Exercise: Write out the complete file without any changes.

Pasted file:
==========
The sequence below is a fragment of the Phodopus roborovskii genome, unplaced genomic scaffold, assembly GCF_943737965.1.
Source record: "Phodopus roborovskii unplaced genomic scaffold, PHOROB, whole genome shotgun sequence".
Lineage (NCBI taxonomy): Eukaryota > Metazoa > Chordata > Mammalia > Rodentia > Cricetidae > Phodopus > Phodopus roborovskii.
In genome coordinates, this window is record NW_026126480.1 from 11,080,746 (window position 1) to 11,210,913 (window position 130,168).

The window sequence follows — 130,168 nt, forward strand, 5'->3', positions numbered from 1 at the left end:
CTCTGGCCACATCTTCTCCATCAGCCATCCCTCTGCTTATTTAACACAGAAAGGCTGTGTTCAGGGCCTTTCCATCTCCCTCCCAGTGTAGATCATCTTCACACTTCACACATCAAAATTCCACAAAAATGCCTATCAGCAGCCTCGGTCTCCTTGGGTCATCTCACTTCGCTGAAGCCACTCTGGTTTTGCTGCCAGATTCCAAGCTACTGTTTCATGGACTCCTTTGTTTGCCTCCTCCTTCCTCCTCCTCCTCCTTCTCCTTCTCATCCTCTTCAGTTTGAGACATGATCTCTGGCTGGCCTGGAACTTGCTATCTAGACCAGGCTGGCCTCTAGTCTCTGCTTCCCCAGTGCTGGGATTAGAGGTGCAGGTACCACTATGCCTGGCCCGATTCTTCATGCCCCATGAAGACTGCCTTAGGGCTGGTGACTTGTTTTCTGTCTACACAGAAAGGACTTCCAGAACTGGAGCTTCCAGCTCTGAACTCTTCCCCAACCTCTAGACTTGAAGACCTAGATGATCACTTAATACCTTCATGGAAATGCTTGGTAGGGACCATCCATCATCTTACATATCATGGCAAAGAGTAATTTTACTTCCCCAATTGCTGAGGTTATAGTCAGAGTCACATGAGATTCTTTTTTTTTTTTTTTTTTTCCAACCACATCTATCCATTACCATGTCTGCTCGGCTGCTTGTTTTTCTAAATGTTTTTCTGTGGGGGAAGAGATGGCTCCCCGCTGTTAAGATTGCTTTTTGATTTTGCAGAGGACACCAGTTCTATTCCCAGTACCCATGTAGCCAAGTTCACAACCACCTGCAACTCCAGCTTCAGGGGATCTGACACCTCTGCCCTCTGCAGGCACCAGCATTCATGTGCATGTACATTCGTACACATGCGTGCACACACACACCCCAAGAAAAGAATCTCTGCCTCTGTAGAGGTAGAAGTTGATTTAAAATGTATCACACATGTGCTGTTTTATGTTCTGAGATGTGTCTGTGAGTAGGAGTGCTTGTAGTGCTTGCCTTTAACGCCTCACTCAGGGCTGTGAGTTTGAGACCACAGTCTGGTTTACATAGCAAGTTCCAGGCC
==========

The sequence below is a fragment of the Phodopus roborovskii genome, unplaced genomic scaffold, assembly GCF_943737965.1.
Source record: "Phodopus roborovskii unplaced genomic scaffold, PHOROB, whole genome shotgun sequence".
Lineage (NCBI taxonomy): Eukaryota > Metazoa > Chordata > Mammalia > Rodentia > Cricetidae > Phodopus > Phodopus roborovskii.
In genome coordinates, this window is record NW_026126480.1 from 11,080,746 (window position 1) to 11,210,913 (window position 130,168).

The window sequence follows — 130,168 nt, forward strand, 5'->3', positions numbered from 1 at the left end:
CTCTGGCCACATCTTCTCCATCAGCCATCCCTCTGCTTATTTAACACAGAAAGGCTGTGTTCAGGGCCTTTCCATCTCCCTCCCAGTGTAGATCATCTTCACACTTCACACATCAAAATTCCACAAAAATGCCTATCAGCAGCCTCGGTCTCCTTGGGTCATCTCACTTCGCTGAAGCCACTCTGGTTTTGCTGCCAGATTCCAAGCTACTGTTTCATGGACTCCTTTGTTTGCCTCCTCCTTCCTCCTCCTCCTCCTTCTCCTTCTCATCCTCTTCAGTTTGAGACATGATCTCTGGCTGGCCTGGAACTTGCTATCTAGACCAGGCTGGCCTCTAGTCTCTGCTTCCCCAGTGCTGGGATTAGAGGTGCAGGTACCACTATGCCTGGCCCGATTCTTCATGCCCCATGAAGACTGCCTTAGGGCTGGTGACTTGTTTTCTGTCTACACAGAAAGGACTTCCAGAACTGGAGCTTCCAGCTCTGAACTCTTCCCCAACCTCTAGACTTGAAGACCTAGATGATCACTTAATACCTTCATGGAAATGCTTGGTAGGGACCATCCATCATCTTACATATCATGGCAAAGAGTAATTTTACTTCCCCAATTGCTGAGGTTATAGTCAGAGTCACATGAGATTCTTTTTTTTTTTTTTTTTTTCCAACCACATCTATCCATTACCATGTCTGCTCGGCTGCTTGTTTTTCTAAATGTTTTTCTGTGGGGGAAGAGATGGCTCCCCGCTGTTAAGATTGCTTTTTGATTTTGCAGAGGACACCAGTTCTATTCCCAGTACCCATGTAGCCAAGTTCACAACCACCTGCAACTCCAGCTTCAGGGGATCTGACACCTCTGCCCTCTGCAGGCACCAGCATTCATGTGCATGTACATTCGTACACATGCGTGCACACACACACCCCAAGAAAAGAATCTCTGCCTCTGTAGAGGTAGAAGTTGATTTAAAATGTATCACACATGTGCTGTTTTATGTTCTGAGATGTGTCTGTGAGTAGGAGTGCTTGTAGTGCTTGCCTTTAACGCCTCACTCAGGGCTGTGAGTTTGAGACCACAGTCTGGTTTACATAGCAAGTTCCAGGCC